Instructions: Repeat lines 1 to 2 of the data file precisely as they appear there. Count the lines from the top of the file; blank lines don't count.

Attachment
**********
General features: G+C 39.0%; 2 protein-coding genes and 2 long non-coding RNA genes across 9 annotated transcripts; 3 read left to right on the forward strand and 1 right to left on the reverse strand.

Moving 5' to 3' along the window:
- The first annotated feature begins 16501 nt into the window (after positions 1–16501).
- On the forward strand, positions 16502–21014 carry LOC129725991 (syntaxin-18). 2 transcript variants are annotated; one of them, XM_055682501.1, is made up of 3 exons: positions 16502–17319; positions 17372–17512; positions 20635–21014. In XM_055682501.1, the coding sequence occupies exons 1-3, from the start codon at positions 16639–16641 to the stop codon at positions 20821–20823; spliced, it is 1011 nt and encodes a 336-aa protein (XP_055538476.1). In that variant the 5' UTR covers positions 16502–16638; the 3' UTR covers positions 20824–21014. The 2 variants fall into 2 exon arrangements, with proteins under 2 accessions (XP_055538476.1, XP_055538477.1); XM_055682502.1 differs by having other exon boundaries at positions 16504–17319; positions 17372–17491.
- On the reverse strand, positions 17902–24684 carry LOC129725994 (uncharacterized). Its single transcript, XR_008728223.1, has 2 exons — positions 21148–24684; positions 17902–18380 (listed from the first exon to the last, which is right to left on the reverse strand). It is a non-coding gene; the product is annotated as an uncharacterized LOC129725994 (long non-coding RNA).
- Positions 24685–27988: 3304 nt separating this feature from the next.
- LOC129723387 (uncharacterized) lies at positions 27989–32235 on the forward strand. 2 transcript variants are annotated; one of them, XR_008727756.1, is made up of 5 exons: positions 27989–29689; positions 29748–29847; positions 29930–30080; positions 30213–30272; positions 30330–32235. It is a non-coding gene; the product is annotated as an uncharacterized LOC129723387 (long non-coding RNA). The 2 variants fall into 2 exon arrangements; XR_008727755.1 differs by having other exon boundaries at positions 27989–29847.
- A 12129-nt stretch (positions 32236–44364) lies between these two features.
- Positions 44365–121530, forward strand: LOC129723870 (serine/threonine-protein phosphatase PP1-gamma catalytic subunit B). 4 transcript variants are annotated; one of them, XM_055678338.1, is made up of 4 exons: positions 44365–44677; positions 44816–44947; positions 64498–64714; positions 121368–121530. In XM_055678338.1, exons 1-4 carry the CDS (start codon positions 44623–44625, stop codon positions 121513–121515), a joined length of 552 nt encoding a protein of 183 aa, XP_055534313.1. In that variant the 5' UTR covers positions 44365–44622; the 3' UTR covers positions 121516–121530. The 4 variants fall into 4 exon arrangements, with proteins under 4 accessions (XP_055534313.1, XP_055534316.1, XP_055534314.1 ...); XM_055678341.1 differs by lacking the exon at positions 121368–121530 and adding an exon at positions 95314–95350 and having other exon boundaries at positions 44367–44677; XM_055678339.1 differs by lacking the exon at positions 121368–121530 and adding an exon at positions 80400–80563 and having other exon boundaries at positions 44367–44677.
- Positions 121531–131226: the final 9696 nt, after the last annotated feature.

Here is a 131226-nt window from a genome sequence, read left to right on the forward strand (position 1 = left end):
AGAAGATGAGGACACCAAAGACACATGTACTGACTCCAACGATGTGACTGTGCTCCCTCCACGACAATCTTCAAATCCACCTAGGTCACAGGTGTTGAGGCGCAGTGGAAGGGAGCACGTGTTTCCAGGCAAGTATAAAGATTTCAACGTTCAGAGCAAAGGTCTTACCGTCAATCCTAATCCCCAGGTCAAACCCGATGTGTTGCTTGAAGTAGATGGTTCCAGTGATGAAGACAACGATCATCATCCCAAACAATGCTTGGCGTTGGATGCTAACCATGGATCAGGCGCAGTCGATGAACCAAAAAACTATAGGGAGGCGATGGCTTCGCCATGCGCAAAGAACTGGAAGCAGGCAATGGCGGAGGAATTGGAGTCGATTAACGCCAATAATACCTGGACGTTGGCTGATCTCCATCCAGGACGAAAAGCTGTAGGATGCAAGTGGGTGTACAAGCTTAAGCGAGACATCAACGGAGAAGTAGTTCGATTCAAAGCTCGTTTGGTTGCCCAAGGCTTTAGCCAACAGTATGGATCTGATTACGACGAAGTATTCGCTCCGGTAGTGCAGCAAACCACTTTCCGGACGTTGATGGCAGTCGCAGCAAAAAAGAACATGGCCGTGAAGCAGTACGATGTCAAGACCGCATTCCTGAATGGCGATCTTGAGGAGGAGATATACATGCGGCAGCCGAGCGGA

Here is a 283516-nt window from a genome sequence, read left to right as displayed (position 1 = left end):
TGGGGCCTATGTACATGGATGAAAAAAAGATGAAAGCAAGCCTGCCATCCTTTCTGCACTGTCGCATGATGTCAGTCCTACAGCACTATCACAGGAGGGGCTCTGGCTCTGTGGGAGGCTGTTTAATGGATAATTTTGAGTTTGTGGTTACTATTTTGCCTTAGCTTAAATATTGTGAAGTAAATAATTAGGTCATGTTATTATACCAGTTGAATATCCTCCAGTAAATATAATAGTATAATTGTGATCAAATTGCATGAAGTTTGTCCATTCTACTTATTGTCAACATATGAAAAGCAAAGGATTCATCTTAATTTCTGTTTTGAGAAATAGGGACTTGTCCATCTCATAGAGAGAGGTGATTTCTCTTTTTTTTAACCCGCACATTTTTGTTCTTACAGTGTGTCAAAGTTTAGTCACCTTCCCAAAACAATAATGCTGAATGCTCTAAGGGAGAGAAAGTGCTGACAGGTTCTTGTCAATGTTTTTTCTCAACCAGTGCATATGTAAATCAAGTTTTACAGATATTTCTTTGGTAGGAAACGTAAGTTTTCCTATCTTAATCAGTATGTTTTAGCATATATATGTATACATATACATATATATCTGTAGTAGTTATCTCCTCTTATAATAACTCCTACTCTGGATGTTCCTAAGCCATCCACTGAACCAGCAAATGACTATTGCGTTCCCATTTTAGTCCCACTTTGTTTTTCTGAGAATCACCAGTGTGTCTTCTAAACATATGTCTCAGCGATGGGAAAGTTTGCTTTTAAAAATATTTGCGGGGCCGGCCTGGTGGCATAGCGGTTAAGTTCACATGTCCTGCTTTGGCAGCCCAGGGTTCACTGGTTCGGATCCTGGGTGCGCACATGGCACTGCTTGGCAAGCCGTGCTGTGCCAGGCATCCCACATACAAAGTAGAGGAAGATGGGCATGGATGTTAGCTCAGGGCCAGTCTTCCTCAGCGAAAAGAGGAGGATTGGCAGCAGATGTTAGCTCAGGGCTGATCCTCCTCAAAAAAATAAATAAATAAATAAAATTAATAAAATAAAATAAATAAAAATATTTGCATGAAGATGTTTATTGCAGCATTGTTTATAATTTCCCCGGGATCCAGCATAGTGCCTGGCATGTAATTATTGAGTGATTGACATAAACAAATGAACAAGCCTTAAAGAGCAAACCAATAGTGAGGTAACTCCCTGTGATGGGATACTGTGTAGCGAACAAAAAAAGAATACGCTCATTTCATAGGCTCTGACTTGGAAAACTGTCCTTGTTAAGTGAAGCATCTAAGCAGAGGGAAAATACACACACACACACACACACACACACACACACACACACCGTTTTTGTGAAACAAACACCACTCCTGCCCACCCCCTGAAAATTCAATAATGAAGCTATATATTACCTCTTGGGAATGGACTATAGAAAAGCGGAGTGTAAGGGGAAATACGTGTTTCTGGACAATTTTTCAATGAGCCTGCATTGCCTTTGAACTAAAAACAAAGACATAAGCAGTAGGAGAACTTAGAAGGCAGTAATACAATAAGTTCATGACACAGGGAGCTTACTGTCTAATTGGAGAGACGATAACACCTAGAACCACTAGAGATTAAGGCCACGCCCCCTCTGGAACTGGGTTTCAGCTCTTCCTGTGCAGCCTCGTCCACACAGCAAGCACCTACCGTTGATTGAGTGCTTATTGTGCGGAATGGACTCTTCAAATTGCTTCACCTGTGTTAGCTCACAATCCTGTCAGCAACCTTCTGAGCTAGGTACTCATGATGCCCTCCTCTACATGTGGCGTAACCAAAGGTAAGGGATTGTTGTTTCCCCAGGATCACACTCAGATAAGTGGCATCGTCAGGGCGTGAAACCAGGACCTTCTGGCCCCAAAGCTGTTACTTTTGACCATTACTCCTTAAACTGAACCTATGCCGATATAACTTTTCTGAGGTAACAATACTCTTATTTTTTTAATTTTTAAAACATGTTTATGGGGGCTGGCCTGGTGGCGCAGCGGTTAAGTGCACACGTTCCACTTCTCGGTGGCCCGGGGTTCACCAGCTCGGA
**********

General features: G+C 39.0%; 2 protein-coding genes and 2 long non-coding RNA genes across 9 annotated transcripts; 3 read left to right on the forward strand and 1 right to left on the reverse strand.

Moving 5' to 3' along the window: